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DragonFly kernel List (threaded) for 2003-10
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Re: Xml in packaging system

From: David Leimbach <leimy2k@xxxxxxx>
Date: Fri, 31 Oct 2003 14:41:04 -0600

This is very cool... At first glance it looks like
"press record"
build the package.
"stop recording"

Now you have a set of port rules?

Am I way off?

If not I really like it :). How would this differ from expect?

I think I missed something.

On Oct 31, 2003, at 12:25 PM, Matthew Dillon wrote:

What I envision in a packaging system is something that makes the port maintainer's life as easy as possible.

    Lets say you are developing a new port, libabcd, which depends on a
    number of other libraries which are also ports in the system.

As a developer I want to be able to do something like this:

% vfsenvironment empty 'csh'

(Now you would be in a vfs-sandboxed shell. You can map-in other ports
which you have already installed on the system):

    % vfsrecord "build_depend"
    ok, recording mappings as 'build_depend'
    % vfsmap libgettextsrc:0.12.11
    % vfsmap libexpat		(map in the highest installed version)
    % vfsmap libc
    % vfsmap gmake
    % vfsrename /usr/local/bin/gmake /usr/local/bin/make

Once you have built an environment you could then attempt to build
your new port natively simply by running the port's native build
(at least initially). If things are missing you can vfsunmap and vfsmap
additional required elements.

Modifications to the port distribution itself could also be done through
the VFS. In this case the VFS would be acting like a unionfs in that it
would record whiteouts (deletions) and copy files that are modified into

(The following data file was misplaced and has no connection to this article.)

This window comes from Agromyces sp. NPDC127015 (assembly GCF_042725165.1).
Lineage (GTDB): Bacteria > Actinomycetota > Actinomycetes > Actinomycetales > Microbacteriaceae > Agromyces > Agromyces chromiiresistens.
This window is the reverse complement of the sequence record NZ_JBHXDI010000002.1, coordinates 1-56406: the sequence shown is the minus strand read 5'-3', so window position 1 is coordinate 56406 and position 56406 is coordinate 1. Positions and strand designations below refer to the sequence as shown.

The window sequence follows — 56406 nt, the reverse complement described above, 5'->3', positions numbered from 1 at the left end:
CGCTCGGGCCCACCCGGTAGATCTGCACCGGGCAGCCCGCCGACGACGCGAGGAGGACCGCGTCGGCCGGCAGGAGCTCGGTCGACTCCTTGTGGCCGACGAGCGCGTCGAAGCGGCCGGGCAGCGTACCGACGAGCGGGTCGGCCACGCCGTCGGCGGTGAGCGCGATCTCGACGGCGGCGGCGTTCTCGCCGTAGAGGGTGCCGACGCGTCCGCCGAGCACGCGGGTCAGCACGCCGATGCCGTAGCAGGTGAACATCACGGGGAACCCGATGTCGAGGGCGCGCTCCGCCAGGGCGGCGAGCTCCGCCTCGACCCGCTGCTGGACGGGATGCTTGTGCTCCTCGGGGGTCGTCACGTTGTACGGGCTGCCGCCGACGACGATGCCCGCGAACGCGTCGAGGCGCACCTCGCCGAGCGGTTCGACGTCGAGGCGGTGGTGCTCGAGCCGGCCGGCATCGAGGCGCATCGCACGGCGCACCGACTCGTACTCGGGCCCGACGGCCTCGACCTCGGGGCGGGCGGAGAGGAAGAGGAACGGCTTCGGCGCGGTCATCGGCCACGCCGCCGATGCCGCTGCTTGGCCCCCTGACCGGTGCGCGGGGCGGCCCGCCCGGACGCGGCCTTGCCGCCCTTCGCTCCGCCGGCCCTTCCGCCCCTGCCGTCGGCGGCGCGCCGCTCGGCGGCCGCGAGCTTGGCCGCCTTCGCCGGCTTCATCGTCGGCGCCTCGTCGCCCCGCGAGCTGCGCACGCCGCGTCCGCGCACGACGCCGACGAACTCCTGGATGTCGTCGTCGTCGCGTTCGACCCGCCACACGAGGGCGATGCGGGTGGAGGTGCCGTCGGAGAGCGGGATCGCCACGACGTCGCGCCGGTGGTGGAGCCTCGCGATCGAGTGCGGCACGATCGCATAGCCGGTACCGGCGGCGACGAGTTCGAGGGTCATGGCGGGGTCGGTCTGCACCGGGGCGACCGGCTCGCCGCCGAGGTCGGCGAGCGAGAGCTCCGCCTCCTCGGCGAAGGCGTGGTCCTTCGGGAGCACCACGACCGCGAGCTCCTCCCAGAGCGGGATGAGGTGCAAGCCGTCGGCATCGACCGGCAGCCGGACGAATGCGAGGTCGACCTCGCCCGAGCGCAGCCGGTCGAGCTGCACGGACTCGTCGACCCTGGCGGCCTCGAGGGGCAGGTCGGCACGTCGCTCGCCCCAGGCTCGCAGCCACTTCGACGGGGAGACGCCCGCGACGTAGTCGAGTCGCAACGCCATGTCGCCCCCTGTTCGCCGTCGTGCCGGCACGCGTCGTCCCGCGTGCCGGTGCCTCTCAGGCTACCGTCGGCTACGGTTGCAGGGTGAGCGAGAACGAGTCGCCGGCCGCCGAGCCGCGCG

a higher layer which would be stored in the VFS environment process's
memory (sufficient as long as no more then 2G worth of changes are made).

% vfsunion ~dillon/original_distribution work

(make your modifications to the work. edit files, rm files, rename,

When you are satisfied that the build is working you can save the vfs
state, which will also 'diff' any modifications you have made and record
file/directory deletions. The output file would be human readable and
human editable (though it's easier for the developer to just enter the
vfs environment and make modifications within the environment)

    % vfsrecord -w
    all changes recorded in 'build_depend.vfs'
    % exit


    Ok.  So there you have it, you now have the VFS environment and the
    patches required to build your new port!

Similar action would be taken for install and run-time dependancies.
Run-time dependancies would be more restrictive since under normal
conditions you might not want to have to run every port wrapped in a
VFS. e.g. simple ports like when you run 'less'. But more involved
ports, like OpenOffice, might always run in some sort of VFS environment.

Note that the VFS environment I am contemplating does not take over
the entire filesystem space. That is, in the above example, the mainstream
directories /usr/local/lib and /usr/local/bin would be selectively enabled
and/or modified within the VFS but other directories, like your home
directory for example (really all other directories not involved with
mapping operations) would simply be passed through. You would have to
explicitly tell the VFS to map something as a union in order for the VFS
to record your modifications within that target.

In anycase, that is my idea... to approach it from the port maintainer's
point of view rather then from a technical standpoint.

					Matthew Dillon

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